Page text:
Florida firing squads? What has death penalty supporters all riled up?
Heated rhetoric over the death penalty just got hotter with a proposal, in Florida, that firing squads replace lethal injections. Some see this as a sign that death penalty supporters are insecure.
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“That is part of the broader story of the death penalty. It is much more about rhetoric than reality,” Mr. Berman says.Skip to next paragraph
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What is real, meanwhile, is that there are plenty of reasons for supporters of the death penalty to feel insecure. Even with the death penalty on the books in 34 states, the number of executions carried out each year has dropped 56 percent between 2000 and 2010, while the number of new death sentences meted out has fallen 50 percent in that same period.
Similarly, fewer states are carrying out executions despite having crowded death rows, suggesting that the political will is fading due to a combination of public opposition, heightened DNA testing, and costly legal challenges. For example, 45 percent of all executions in 2010 took place in one state: Texas. Only one other state came close, Ohio, with 22 percent.
Those numbers are reinforcing the belief among capital punishment supporters that they may be losing the overall battle with death penalty abolitionists.
“The anti-death penalty crowd is committed in a kind of single-issue way, which is why supporters of the death penalty know they always have to be in some kind of battle mode. They genuinely believe the abolitionist community is never going to give up until they get the success they seek, which is getting the death penalty eliminated nationwide,” Berman says.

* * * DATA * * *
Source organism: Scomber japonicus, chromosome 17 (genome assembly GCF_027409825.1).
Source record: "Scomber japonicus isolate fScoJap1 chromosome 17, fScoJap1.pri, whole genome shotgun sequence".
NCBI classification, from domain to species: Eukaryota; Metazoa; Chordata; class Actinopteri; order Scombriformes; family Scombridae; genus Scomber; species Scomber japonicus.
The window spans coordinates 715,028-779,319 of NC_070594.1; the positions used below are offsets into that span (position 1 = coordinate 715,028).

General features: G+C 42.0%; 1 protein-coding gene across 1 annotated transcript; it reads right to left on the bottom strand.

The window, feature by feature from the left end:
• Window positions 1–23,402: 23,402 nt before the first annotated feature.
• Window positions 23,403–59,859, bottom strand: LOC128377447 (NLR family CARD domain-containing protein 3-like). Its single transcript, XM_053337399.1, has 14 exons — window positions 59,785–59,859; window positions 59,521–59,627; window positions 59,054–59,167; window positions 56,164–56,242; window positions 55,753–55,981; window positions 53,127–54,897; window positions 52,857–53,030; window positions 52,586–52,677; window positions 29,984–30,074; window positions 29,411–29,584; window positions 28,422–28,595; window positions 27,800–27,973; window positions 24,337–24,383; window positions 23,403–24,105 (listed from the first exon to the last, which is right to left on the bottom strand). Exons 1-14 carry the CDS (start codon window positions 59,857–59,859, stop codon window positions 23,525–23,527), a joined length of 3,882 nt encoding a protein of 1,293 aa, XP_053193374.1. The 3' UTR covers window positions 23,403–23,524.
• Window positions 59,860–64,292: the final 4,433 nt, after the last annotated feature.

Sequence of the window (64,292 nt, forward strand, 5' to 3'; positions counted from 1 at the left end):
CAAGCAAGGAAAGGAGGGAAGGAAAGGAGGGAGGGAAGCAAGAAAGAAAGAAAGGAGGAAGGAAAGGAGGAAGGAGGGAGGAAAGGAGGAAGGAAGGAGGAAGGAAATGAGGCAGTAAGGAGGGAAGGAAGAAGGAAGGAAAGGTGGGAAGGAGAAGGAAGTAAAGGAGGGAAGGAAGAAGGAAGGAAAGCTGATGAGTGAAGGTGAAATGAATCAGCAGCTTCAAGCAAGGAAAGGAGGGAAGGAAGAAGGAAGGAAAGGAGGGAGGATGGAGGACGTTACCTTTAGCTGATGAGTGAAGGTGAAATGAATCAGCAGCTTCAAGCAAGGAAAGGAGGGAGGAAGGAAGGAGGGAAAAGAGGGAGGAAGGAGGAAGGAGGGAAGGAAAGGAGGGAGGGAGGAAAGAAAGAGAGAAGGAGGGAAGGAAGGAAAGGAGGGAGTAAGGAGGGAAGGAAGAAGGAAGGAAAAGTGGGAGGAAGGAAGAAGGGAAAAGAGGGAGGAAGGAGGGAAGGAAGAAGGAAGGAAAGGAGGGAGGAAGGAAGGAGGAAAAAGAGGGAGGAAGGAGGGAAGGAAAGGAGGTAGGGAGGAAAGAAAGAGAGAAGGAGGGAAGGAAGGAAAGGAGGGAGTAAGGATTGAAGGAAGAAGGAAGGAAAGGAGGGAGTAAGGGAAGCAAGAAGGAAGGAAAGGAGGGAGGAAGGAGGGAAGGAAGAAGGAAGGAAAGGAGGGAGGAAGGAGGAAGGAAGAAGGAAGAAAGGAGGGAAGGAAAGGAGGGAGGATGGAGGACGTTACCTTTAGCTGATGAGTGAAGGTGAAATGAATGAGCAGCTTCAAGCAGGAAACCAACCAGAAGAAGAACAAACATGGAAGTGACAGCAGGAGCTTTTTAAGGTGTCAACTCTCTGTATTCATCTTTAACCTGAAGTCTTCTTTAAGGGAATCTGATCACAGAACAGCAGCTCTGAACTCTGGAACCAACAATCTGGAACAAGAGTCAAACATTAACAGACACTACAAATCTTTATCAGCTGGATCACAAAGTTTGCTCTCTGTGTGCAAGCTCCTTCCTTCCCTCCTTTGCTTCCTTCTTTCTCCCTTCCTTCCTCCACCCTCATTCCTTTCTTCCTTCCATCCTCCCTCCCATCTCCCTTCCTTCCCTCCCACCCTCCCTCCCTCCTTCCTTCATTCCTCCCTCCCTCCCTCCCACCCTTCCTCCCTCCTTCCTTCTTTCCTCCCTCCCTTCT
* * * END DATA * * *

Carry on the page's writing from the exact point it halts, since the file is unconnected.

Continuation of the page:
As for public opinion, support is showing some signs of eroding. According to the Gallup polling organization, 61 percent of Americans – a 39-year low – approve of using the death penalty for murder convictions, down from 64 percent in 2010.
Abolitionists like Greg Mitchell, author of “Dead Reckoning,” which tracks the history of the death penalty, say it is mistake to assume, based on polling data, that the majority of Americans support the death penalty, because the question does not offer life without parole as an alternative punishment. When asked in other polls, he says, Americans tend to be more evenly divided.
For example, when Gallup gave the choice between death penalty and life imprisonment without parole, 49 percent choose the former and 46 the latter. (Gallup did not ask the question this year.)
“There are far fewer executions [than] there used to be because of the reluctance of prosecutors, because they know the [legal] roadblocks and they know jurors, when it comes down to it, don’t want to convict,” Mr. Mitchell says. “Public vengeance is satisfied with life without parole.”